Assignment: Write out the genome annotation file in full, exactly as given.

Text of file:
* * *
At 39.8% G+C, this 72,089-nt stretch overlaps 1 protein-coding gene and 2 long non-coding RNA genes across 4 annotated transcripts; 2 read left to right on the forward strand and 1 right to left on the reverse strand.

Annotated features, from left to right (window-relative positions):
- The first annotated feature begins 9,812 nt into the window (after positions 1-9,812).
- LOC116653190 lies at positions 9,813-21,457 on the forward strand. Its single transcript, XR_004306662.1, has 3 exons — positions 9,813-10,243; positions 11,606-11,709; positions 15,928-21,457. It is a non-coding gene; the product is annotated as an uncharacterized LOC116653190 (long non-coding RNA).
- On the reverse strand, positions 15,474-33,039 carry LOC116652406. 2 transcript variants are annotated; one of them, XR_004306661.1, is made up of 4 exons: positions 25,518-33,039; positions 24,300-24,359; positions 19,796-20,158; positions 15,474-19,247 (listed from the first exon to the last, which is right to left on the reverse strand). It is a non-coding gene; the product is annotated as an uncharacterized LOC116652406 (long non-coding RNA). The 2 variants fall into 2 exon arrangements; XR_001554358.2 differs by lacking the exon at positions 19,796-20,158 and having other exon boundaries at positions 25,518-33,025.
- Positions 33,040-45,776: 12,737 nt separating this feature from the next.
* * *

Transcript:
At 39.8% G+C, this 72,089-nt stretch overlaps 1 protein-coding gene and 2 long non-coding RNA genes across 4 annotated transcripts; 2 read left to right on the forward strand and 1 right to left on the reverse strand.

Annotated features, from left to right (window-relative positions):
- The first annotated feature begins 9,812 nt into the window (after positions 1-9,812).
- LOC116653190 lies at positions 9,813-21,457 on the forward strand. Its single transcript, XR_004306662.1, has 3 exons — positions 9,813-10,243; positions 11,606-11,709; positions 15,928-21,457. It is a non-coding gene; the product is annotated as an uncharacterized LOC116653190 (long non-coding RNA).
- On the reverse strand, positions 15,474-33,039 carry LOC116652406. 2 transcript variants are annotated; one of them, XR_004306661.1, is made up of 4 exons: positions 25,518-33,039; positions 24,300-24,359; positions 19,796-20,158; positions 15,474-19,247 (listed from the first exon to the last, which is right to left on the reverse strand). It is a non-coding gene; the product is annotated as an uncharacterized LOC116652406 (long non-coding RNA). The 2 variants fall into 2 exon arrangements; XR_001554358.2 differs by lacking the exon at positions 19,796-20,158 and having other exon boundaries at positions 25,518-33,025.
- Positions 33,040-45,776: 12,737 nt separating this feature from the next.